Did you know...?
- Digital violations
- Hate speech
- Blackmail, revenge porn and creep shots
- Talk to someone!
- Get rid of it! Get help!
- How to counteract unwanted occurrences?
- Fake dating profiles online
- Large numbers of young people experience digital violence in relationships
- “Jesus Christ! She’s a girl!”
- Jealous ex-boyfriend took revenge
- Contact information gone astray
- - I can't take it any more
- Featured on a porn site
- Police warning - naked pictures of girls being shared online
- Pupils filmed fighting
- Explosion in blackmail
- Muslim hate speech flourishes online
- Many examples of bullying or other unwanted occurrences with serious consequences can be found in Norwegian and foreign online newspapers. In some cases it may have started out relatively innocuously. - Find examples of unwanted occurrences online in the media. - What happened in the different cases and what action was taken?
- Divide into groups and discuss how you want to behave towards each other online. - Can you come up with a definition of bullying? - Should you tolerate more in digital media than elsewhere? - And is there any reason for why you should be able to behave differently online than elsewhere? Why/why not? - Where is the boundary between freedom of speech and violations? - Can you agree on this in the class? - Are you aware of any examples of hidden bullying? - Discuss what actions can be taken to prevent unwanted occurrences online or to reduce cyber bullying. - Ask the student council to take up the issue so that everyone at school shares a common position and follows the same rules.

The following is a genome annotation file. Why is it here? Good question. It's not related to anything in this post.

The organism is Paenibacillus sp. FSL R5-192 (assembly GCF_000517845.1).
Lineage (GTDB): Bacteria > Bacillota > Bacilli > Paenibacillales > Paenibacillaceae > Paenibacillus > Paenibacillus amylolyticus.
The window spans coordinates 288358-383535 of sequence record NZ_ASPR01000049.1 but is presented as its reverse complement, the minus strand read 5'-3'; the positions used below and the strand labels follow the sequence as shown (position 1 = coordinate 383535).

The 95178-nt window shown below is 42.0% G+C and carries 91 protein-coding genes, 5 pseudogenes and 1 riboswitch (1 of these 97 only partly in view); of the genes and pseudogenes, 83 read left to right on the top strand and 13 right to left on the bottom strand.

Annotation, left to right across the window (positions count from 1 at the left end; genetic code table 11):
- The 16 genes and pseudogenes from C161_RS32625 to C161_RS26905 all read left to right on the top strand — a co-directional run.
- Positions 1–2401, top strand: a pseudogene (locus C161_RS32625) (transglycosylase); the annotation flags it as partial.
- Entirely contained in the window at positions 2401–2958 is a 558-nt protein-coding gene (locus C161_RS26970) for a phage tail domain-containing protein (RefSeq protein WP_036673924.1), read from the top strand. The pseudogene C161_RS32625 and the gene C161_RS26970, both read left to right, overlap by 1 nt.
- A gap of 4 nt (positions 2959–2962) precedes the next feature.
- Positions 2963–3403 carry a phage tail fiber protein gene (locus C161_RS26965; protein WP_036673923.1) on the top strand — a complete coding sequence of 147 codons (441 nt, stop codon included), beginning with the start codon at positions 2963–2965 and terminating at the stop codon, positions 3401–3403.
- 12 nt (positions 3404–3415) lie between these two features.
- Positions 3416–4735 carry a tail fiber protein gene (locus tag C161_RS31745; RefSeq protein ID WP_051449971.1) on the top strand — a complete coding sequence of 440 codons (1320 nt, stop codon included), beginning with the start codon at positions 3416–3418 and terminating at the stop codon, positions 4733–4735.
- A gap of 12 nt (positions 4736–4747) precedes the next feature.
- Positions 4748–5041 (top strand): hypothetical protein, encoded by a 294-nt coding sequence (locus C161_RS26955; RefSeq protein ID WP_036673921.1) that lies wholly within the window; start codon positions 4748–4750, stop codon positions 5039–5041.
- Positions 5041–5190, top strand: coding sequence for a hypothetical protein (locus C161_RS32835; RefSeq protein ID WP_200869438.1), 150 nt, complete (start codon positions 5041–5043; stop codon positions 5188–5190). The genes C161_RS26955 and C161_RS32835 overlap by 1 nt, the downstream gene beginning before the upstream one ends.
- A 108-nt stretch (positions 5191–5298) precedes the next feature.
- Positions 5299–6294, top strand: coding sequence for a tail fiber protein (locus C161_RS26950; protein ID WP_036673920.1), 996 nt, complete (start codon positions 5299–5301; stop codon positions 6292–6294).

- Some schools have chosen to solve the challenges associated with unwanted online occurrences by prohibiting the use of mobile phones and tablets during school hours. - What do you think? What are the advantages/disadvantages of this? - What other options are available to schools? - Could such a ban have negative consequences that the school management might not have foreseen? - How should schools potentially deal with this otherwise?
- Some people claim that digital tools have made it easier to destroy, harass or bully others. - What do you think? - Are there things you could have done and said online, that you would never have done to someone else? If so, what? - What can YOU do you avoid or counteract unwanted occurrences online?
- Think back to all the messages and images you have sent and received. - Could any of these have insulted others and if so, how? - Have you seen cases online where you think that someone has crossed the line in the way they have treated another person (by making comments, posting pictures, etc.)? - Did you do anything about it? Why/why not? If so, what? - What can you do you avoid or counteract unwanted digital occurrences? - Have you ever experienced anything unpleasant via digital tools? What did you do to resolve the situation? What might you have done different?
According to the Norwegian Education Act, all pupils have the right to a good physical and psychosocial environment that promotes health, well-being and learning. This means that the school is responsible for ensuring that all pupils are safe when at school and that they are not subjected to either physical or psychological bullying (see Chapter 9a).
Mobiles, websites and apps make it easy for us to stay in touch with our friends and family. Funny and weird situations can be shared, questions can be answered by known or unknown people, anonymous or not. But what about when the pictures you send to your boyfriend or girlfriend show up on other people’s mobiles instead? How should you react when someone uses information about you in a way you hadn’t anticipated or been asked about? What do you do when a picture of your friend gets plenty of comments about how ugly she is?